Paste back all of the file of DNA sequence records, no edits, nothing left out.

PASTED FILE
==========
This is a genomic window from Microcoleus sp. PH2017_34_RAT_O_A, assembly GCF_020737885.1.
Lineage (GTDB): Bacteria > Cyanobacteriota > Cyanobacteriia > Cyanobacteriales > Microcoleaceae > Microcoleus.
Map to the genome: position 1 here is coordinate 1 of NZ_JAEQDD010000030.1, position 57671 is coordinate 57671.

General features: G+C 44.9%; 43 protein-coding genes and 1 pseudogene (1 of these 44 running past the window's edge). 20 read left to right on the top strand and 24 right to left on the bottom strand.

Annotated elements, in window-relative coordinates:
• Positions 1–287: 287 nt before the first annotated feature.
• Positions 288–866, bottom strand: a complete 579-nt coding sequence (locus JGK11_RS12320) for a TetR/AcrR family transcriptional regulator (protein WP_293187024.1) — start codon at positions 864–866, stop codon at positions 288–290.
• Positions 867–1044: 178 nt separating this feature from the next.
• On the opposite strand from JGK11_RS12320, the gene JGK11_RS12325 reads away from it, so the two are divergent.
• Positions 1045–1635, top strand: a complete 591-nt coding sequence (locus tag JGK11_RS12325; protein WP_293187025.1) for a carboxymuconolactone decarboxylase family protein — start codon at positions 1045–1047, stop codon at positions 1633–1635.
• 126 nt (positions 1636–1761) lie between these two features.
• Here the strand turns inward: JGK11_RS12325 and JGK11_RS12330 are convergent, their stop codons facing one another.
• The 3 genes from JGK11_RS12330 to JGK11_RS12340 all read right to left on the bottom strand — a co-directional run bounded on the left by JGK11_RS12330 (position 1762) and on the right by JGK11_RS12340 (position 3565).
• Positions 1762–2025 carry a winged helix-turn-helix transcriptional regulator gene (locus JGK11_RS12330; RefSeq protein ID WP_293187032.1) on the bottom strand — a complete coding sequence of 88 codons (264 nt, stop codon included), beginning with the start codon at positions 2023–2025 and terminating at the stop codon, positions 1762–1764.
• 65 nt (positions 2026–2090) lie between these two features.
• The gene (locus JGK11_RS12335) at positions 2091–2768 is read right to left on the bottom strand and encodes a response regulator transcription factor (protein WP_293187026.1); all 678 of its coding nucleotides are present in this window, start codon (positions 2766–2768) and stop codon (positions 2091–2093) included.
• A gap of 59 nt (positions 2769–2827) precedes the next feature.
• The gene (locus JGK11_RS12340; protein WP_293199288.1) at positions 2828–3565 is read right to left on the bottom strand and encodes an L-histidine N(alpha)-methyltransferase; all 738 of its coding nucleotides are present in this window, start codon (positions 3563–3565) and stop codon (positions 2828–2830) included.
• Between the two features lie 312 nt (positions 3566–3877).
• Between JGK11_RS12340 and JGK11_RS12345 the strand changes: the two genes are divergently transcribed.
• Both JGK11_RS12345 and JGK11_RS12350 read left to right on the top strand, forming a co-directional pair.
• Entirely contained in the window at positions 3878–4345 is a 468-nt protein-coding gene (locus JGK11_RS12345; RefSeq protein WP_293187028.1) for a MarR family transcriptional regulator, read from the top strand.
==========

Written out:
This is a genomic window from Microcoleus sp. PH2017_34_RAT_O_A, assembly GCF_020737885.1.
Lineage (GTDB): Bacteria > Cyanobacteriota > Cyanobacteriia > Cyanobacteriales > Microcoleaceae > Microcoleus.
Map to the genome: position 1 here is coordinate 1 of NZ_JAEQDD010000030.1, position 57671 is coordinate 57671.

General features: G+C 44.9%; 43 protein-coding genes and 1 pseudogene (1 of these 44 running past the window's edge). 20 read left to right on the top strand and 24 right to left on the bottom strand.

Annotated elements, in window-relative coordinates:
• Positions 1–287: 287 nt before the first annotated feature.
• Positions 288–866, bottom strand: a complete 579-nt coding sequence (locus JGK11_RS12320) for a TetR/AcrR family transcriptional regulator (protein WP_293187024.1) — start codon at positions 864–866, stop codon at positions 288–290.
• Positions 867–1044: 178 nt separating this feature from the next.
• On the opposite strand from JGK11_RS12320, the gene JGK11_RS12325 reads away from it, so the two are divergent.
• Positions 1045–1635, top strand: a complete 591-nt coding sequence (locus tag JGK11_RS12325; protein WP_293187025.1) for a carboxymuconolactone decarboxylase family protein — start codon at positions 1045–1047, stop codon at positions 1633–1635.
• 126 nt (positions 1636–1761) lie between these two features.
• Here the strand turns inward: JGK11_RS12325 and JGK11_RS12330 are convergent, their stop codons facing one another.
• The 3 genes from JGK11_RS12330 to JGK11_RS12340 all read right to left on the bottom strand — a co-directional run bounded on the left by JGK11_RS12330 (position 1762) and on the right by JGK11_RS12340 (position 3565).
• Positions 1762–2025 carry a winged helix-turn-helix transcriptional regulator gene (locus JGK11_RS12330; RefSeq protein ID WP_293187032.1) on the bottom strand — a complete coding sequence of 88 codons (264 nt, stop codon included), beginning with the start codon at positions 2023–2025 and terminating at the stop codon, positions 1762–1764.
• 65 nt (positions 2026–2090) lie between these two features.
• The gene (locus JGK11_RS12335) at positions 2091–2768 is read right to left on the bottom strand and encodes a response regulator transcription factor (protein WP_293187026.1); all 678 of its coding nucleotides are present in this window, start codon (positions 2766–2768) and stop codon (positions 2091–2093) included.
• A gap of 59 nt (positions 2769–2827) precedes the next feature.
• The gene (locus JGK11_RS12340; protein WP_293199288.1) at positions 2828–3565 is read right to left on the bottom strand and encodes an L-histidine N(alpha)-methyltransferase; all 738 of its coding nucleotides are present in this window, start codon (positions 3563–3565) and stop codon (positions 2828–2830) included.
• Between the two features lie 312 nt (positions 3566–3877).
• Between JGK11_RS12340 and JGK11_RS12345 the strand changes: the two genes are divergently transcribed.
• Both JGK11_RS12345 and JGK11_RS12350 read left to right on the top strand, forming a co-directional pair.
• Entirely contained in the window at positions 3878–4345 is a 468-nt protein-coding gene (locus JGK11_RS12345; RefSeq protein WP_293187028.1) for a MarR family transcriptional regulator, read from the top strand.